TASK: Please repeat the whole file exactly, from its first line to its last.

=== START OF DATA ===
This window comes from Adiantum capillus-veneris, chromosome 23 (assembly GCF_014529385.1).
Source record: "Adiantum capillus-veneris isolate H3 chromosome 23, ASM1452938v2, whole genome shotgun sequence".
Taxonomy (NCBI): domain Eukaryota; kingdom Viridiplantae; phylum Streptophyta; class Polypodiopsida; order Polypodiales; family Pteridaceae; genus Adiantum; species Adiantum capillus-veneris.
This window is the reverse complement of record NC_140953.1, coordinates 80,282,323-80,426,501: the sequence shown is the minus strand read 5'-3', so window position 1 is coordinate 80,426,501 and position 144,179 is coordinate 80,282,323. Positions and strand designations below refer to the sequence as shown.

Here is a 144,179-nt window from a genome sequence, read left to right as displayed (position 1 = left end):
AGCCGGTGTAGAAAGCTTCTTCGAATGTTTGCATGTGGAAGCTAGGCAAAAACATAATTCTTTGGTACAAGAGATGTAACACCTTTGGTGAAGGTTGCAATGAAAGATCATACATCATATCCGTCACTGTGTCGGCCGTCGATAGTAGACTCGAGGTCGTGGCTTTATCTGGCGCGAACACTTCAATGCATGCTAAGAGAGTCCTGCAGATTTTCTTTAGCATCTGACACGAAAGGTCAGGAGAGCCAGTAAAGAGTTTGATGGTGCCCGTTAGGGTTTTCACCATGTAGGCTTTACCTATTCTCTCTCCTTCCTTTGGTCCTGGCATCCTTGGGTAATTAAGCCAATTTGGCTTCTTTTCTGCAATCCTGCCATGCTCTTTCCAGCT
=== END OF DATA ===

This window comes from Adiantum capillus-veneris, chromosome 23 (assembly GCF_014529385.1).
Source record: "Adiantum capillus-veneris isolate H3 chromosome 23, ASM1452938v2, whole genome shotgun sequence".
Taxonomy (NCBI): domain Eukaryota; kingdom Viridiplantae; phylum Streptophyta; class Polypodiopsida; order Polypodiales; family Pteridaceae; genus Adiantum; species Adiantum capillus-veneris.
This window is the reverse complement of record NC_140953.1, coordinates 80,282,323-80,426,501: the sequence shown is the minus strand read 5'-3', so window position 1 is coordinate 80,426,501 and position 144,179 is coordinate 80,282,323. Positions and strand designations below refer to the sequence as shown.

Here is a 144,179-nt window from a genome sequence, read left to right as displayed (position 1 = left end):
AGCCGGTGTAGAAAGCTTCTTCGAATGTTTGCATGTGGAAGCTAGGCAAAAACATAATTCTTTGGTACAAGAGATGTAACACCTTTGGTGAAGGTTGCAATGAAAGATCATACATCATATCCGTCACTGTGTCGGCCGTCGATAGTAGACTCGAGGTCGTGGCTTTATCTGGCGCGAACACTTCAATGCATGCTAAGAGAGTCCTGCAGATTTTCTTTAGCATCTGACACGAAAGGTCAGGAGAGCCAGTAAAGAGTTTGATGGTGCCCGTTAGGGTTTTCACCATGTAGGCTTTACCTATTCTCTCTCCTTCCTTTGGTCCTGGCATCCTTGGGTAATTAAGCCAATTTGGCTTCTTTTCTGCAATCCTGCCATGCTCTTTCCAGCT